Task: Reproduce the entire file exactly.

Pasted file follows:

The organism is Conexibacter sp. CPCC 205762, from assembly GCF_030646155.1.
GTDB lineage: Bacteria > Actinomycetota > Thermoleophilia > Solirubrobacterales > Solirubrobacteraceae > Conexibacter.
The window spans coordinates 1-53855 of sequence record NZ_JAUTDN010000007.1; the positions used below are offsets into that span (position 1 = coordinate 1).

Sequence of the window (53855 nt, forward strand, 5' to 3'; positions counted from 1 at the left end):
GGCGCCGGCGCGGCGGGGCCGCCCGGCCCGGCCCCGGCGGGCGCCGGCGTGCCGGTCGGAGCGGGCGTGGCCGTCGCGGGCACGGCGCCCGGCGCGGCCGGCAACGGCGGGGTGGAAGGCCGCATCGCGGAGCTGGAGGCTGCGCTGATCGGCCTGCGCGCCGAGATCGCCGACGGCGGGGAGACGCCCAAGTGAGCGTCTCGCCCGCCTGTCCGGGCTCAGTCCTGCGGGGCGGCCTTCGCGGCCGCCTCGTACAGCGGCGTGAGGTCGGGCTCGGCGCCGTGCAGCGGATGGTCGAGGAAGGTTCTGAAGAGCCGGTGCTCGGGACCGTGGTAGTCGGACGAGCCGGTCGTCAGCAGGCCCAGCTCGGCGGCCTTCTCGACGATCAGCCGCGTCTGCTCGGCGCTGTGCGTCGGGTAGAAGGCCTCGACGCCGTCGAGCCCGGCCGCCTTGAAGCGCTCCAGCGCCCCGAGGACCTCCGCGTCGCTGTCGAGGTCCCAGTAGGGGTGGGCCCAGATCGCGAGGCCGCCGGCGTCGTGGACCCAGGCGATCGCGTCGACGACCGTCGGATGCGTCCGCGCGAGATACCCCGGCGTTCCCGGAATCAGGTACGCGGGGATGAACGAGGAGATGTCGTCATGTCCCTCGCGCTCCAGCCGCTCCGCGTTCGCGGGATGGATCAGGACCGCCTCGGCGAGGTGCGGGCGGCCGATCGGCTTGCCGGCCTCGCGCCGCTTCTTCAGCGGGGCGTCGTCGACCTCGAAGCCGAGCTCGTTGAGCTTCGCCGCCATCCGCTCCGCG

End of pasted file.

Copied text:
The organism is Conexibacter sp. CPCC 205762, from assembly GCF_030646155.1.
GTDB lineage: Bacteria > Actinomycetota > Thermoleophilia > Solirubrobacterales > Solirubrobacteraceae > Conexibacter.
The window spans coordinates 1-53855 of sequence record NZ_JAUTDN010000007.1; the positions used below are offsets into that span (position 1 = coordinate 1).

Sequence of the window (53855 nt, forward strand, 5' to 3'; positions counted from 1 at the left end):
GGCGCCGGCGCGGCGGGGCCGCCCGGCCCGGCCCCGGCGGGCGCCGGCGTGCCGGTCGGAGCGGGCGTGGCCGTCGCGGGCACGGCGCCCGGCGCGGCCGGCAACGGCGGGGTGGAAGGCCGCATCGCGGAGCTGGAGGCTGCGCTGATCGGCCTGCGCGCCGAGATCGCCGACGGCGGGGAGACGCCCAAGTGAGCGTCTCGCCCGCCTGTCCGGGCTCAGTCCTGCGGGGCGGCCTTCGCGGCCGCCTCGTACAGCGGCGTGAGGTCGGGCTCGGCGCCGTGCAGCGGATGGTCGAGGAAGGTTCTGAAGAGCCGGTGCTCGGGACCGTGGTAGTCGGACGAGCCGGTCGTCAGCAGGCCCAGCTCGGCGGCCTTCTCGACGATCAGCCGCGTCTGCTCGGCGCTGTGCGTCGGGTAGAAGGCCTCGACGCCGTCGAGCCCGGCCGCCTTGAAGCGCTCCAGCGCCCCGAGGACCTCCGCGTCGCTGTCGAGGTCCCAGTAGGGGTGGGCCCAGATCGCGAGGCCGCCGGCGTCGTGGACCCAGGCGATCGCGTCGACGACCGTCGGATGCGTCCGCGCGAGATACCCCGGCGTTCCCGGAATCAGGTACGCGGGGATGAACGAGGAGATGTCGTCATGTCCCTCGCGCTCCAGCCGCTCCGCGTTCGCGGGATGGATCAGGACCGCCTCGGCGAGGTGCGGGCGGCCGATCGGCTTGCCGGCCTCGCGCCGCTTCTTCAGCGGGGCGTCGTCGACCTCGAAGCCGAGCTCGTTGAGCTTCGCCGCCATCCGCTCCGCG